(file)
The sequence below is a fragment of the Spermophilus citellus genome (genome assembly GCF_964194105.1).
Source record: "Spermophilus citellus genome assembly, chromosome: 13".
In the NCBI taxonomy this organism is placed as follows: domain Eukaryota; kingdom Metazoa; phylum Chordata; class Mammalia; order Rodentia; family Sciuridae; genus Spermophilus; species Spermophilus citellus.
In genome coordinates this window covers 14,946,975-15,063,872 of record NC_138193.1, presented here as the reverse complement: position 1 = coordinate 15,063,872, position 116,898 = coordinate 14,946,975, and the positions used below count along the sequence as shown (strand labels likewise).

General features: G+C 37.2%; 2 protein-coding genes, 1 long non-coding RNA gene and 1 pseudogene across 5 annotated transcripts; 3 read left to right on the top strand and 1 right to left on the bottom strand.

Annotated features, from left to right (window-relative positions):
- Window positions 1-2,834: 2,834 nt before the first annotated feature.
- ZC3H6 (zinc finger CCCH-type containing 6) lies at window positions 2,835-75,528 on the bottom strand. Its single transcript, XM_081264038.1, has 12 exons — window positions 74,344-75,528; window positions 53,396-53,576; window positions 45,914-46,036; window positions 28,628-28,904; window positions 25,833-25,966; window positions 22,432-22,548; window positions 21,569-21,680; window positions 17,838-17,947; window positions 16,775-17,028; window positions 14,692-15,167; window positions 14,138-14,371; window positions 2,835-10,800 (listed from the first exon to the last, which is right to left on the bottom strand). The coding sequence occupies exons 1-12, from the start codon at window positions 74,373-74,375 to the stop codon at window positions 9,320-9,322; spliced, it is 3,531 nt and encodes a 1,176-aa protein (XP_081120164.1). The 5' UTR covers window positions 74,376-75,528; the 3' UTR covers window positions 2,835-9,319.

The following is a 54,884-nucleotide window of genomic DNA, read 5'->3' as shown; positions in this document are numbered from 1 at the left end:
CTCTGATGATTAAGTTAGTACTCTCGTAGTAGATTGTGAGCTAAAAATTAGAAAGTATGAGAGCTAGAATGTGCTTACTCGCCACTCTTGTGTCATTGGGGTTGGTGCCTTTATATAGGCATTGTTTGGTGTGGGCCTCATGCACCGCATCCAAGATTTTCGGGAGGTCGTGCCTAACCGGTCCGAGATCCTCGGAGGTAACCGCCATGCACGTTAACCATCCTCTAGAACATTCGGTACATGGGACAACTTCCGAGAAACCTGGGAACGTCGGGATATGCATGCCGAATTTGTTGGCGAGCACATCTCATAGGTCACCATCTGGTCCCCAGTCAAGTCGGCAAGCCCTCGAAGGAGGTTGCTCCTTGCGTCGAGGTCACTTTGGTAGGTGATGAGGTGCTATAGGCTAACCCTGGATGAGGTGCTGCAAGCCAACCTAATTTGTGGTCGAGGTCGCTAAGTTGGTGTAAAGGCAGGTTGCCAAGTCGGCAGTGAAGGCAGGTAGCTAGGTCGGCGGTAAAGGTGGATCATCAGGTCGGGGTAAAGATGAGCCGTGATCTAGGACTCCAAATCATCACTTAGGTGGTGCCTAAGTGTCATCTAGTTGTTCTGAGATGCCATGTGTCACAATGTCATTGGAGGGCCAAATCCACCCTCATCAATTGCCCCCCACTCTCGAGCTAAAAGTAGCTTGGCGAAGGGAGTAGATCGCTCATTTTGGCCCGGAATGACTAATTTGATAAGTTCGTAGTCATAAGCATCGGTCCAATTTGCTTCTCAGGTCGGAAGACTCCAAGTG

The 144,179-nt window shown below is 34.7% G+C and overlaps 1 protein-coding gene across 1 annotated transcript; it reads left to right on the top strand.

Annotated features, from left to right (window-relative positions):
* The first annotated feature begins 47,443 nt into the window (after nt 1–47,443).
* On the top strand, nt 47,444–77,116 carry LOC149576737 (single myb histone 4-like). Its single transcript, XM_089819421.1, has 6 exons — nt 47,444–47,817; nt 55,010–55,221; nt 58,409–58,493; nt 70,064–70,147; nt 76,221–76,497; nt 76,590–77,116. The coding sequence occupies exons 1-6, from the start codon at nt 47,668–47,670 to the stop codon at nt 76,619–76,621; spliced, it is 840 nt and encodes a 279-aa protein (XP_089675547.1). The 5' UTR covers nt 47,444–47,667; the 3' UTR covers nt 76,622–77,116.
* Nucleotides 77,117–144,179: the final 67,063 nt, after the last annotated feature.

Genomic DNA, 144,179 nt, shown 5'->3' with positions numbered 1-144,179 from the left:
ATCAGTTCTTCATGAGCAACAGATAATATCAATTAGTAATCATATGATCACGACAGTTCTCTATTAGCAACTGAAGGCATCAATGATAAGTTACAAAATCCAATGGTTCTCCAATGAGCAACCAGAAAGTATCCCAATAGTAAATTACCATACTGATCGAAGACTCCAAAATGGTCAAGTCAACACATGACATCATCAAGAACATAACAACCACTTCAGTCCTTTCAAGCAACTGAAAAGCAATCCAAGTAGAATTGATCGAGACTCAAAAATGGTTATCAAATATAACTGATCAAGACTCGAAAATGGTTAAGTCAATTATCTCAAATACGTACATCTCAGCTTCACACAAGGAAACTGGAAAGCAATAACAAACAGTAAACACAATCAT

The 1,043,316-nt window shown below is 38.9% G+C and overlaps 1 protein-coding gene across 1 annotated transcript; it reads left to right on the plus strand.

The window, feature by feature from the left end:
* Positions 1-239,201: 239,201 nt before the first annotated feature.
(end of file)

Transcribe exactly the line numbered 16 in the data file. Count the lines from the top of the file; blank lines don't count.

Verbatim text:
Genomic DNA, 144,179 nt, shown 5'->3' with positions numbered 1-144,179 from the left: